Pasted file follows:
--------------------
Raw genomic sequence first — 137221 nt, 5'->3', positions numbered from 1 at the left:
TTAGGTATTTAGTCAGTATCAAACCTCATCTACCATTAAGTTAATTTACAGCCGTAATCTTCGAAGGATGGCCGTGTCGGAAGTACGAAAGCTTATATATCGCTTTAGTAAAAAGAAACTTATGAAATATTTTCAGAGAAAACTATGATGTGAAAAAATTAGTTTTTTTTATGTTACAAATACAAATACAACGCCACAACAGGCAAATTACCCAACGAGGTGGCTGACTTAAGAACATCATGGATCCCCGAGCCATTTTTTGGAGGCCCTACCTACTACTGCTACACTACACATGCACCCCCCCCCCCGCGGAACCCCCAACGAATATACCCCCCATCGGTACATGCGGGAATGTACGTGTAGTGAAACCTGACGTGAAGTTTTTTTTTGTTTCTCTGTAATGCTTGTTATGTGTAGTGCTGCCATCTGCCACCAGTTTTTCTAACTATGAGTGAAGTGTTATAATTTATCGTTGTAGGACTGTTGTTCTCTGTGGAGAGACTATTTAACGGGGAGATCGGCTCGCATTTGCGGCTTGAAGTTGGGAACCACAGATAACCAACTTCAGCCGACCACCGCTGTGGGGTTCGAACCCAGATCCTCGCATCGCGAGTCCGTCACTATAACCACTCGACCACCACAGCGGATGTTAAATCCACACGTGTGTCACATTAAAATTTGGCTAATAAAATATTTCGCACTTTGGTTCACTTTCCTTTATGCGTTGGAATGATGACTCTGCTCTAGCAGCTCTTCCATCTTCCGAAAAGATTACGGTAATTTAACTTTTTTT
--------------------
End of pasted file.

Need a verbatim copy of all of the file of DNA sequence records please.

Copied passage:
Raw genomic sequence first — 137221 nt, 5'->3', positions numbered from 1 at the left:
TTAGGTATTTAGTCAGTATCAAACCTCATCTACCATTAAGTTAATTTACAGCCGTAATCTTCGAAGGATGGCCGTGTCGGAAGTACGAAAGCTTATATATCGCTTTAGTAAAAAGAAACTTATGAAATATTTTCAGAGAAAACTATGATGTGAAAAAATTAGTTTTTTTTATGTTACAAATACAAATACAACGCCACAACAGGCAAATTACCCAACGAGGTGGCTGACTTAAGAACATCATGGATCCCCGAGCCATTTTTTGGAGGCCCTACCTACTACTGCTACACTACACATGCACCCCCCCCCCCGCGGAACCCCCAACGAATATACCCCCCATCGGTACATGCGGGAATGTACGTGTAGTGAAACCTGACGTGAAGTTTTTTTTTGTTTCTCTGTAATGCTTGTTATGTGTAGTGCTGCCATCTGCCACCAGTTTTTCTAACTATGAGTGAAGTGTTATAATTTATCGTTGTAGGACTGTTGTTCTCTGTGGAGAGACTATTTAACGGGGAGATCGGCTCGCATTTGCGGCTTGAAGTTGGGAACCACAGATAACCAACTTCAGCCGACCACCGCTGTGGGGTTCGAACCCAGATCCTCGCATCGCGAGTCCGTCACTATAACCACTCGACCACCACAGCGGATGTTAAATCCACACGTGTGTCACATTAAAATTTGGCTAATAAAATATTTCGCACTTTGGTTCACTTTCCTTTATGCGTTGGAATGATGACTCTGCTCTAGCAGCTCTTCCATCTTCCGAAAAGATTACGGTAATTTAACTTTTTTT